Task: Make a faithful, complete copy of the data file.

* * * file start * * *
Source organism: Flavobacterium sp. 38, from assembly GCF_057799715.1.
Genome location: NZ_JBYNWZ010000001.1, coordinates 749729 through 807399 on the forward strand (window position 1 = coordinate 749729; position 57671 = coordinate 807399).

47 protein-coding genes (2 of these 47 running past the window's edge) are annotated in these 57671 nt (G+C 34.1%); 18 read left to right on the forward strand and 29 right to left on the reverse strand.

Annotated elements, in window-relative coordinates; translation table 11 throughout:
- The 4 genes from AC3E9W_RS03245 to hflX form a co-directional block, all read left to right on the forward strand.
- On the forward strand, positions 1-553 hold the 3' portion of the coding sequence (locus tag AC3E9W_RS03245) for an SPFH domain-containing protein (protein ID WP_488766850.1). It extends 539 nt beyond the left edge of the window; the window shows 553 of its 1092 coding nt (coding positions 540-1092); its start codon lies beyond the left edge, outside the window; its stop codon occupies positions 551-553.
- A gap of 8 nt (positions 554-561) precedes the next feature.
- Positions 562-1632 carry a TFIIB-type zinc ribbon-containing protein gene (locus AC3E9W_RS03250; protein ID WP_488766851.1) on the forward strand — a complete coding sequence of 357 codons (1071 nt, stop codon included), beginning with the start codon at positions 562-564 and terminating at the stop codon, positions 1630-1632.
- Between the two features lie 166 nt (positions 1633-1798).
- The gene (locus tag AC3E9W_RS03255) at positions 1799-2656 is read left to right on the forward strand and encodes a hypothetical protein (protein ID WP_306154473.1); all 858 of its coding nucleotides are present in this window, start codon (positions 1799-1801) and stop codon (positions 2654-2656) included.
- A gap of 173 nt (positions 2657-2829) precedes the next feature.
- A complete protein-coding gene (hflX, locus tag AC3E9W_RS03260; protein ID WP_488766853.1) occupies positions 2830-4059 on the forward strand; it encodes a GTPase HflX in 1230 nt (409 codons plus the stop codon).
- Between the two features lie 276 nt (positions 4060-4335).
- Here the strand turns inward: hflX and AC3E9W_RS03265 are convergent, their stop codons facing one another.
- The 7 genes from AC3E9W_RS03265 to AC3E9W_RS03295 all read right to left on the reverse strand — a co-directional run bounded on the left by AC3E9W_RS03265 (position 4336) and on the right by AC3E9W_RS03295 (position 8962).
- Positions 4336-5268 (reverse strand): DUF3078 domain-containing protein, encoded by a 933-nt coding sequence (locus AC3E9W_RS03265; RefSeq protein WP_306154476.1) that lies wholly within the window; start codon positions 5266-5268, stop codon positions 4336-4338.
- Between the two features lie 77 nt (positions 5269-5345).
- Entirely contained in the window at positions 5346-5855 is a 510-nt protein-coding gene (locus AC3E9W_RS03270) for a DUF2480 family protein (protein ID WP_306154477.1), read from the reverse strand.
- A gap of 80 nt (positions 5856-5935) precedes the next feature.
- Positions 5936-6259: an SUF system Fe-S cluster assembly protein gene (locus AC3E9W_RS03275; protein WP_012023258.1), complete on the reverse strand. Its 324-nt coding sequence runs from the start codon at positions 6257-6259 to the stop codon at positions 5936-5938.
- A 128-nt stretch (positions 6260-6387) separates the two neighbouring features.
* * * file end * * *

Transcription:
Source organism: Flavobacterium sp. 38, from assembly GCF_057799715.1.
Genome location: NZ_JBYNWZ010000001.1, coordinates 749729 through 807399 on the forward strand (window position 1 = coordinate 749729; position 57671 = coordinate 807399).

47 protein-coding genes (2 of these 47 running past the window's edge) are annotated in these 57671 nt (G+C 34.1%); 18 read left to right on the forward strand and 29 right to left on the reverse strand.

Annotated elements, in window-relative coordinates; translation table 11 throughout:
- The 4 genes from AC3E9W_RS03245 to hflX form a co-directional block, all read left to right on the forward strand.
- On the forward strand, positions 1-553 hold the 3' portion of the coding sequence (locus tag AC3E9W_RS03245) for an SPFH domain-containing protein (protein ID WP_488766850.1). It extends 539 nt beyond the left edge of the window; the window shows 553 of its 1092 coding nt (coding positions 540-1092); its start codon lies beyond the left edge, outside the window; its stop codon occupies positions 551-553.
- A gap of 8 nt (positions 554-561) precedes the next feature.
- Positions 562-1632 carry a TFIIB-type zinc ribbon-containing protein gene (locus AC3E9W_RS03250; protein ID WP_488766851.1) on the forward strand — a complete coding sequence of 357 codons (1071 nt, stop codon included), beginning with the start codon at positions 562-564 and terminating at the stop codon, positions 1630-1632.
- Between the two features lie 166 nt (positions 1633-1798).
- The gene (locus tag AC3E9W_RS03255) at positions 1799-2656 is read left to right on the forward strand and encodes a hypothetical protein (protein ID WP_306154473.1); all 858 of its coding nucleotides are present in this window, start codon (positions 1799-1801) and stop codon (positions 2654-2656) included.
- A gap of 173 nt (positions 2657-2829) precedes the next feature.
- A complete protein-coding gene (hflX, locus tag AC3E9W_RS03260; protein ID WP_488766853.1) occupies positions 2830-4059 on the forward strand; it encodes a GTPase HflX in 1230 nt (409 codons plus the stop codon).
- Between the two features lie 276 nt (positions 4060-4335).
- Here the strand turns inward: hflX and AC3E9W_RS03265 are convergent, their stop codons facing one another.
- The 7 genes from AC3E9W_RS03265 to AC3E9W_RS03295 all read right to left on the reverse strand — a co-directional run bounded on the left by AC3E9W_RS03265 (position 4336) and on the right by AC3E9W_RS03295 (position 8962).
- Positions 4336-5268 (reverse strand): DUF3078 domain-containing protein, encoded by a 933-nt coding sequence (locus AC3E9W_RS03265; RefSeq protein WP_306154476.1) that lies wholly within the window; start codon positions 5266-5268, stop codon positions 4336-4338.
- Between the two features lie 77 nt (positions 5269-5345).
- Entirely contained in the window at positions 5346-5855 is a 510-nt protein-coding gene (locus AC3E9W_RS03270) for a DUF2480 family protein (protein ID WP_306154477.1), read from the reverse strand.
- A gap of 80 nt (positions 5856-5935) precedes the next feature.
- Positions 5936-6259: an SUF system Fe-S cluster assembly protein gene (locus AC3E9W_RS03275; protein WP_012023258.1), complete on the reverse strand. Its 324-nt coding sequence runs from the start codon at positions 6257-6259 to the stop codon at positions 5936-5938.
- A 128-nt stretch (positions 6260-6387) separates the two neighbouring features.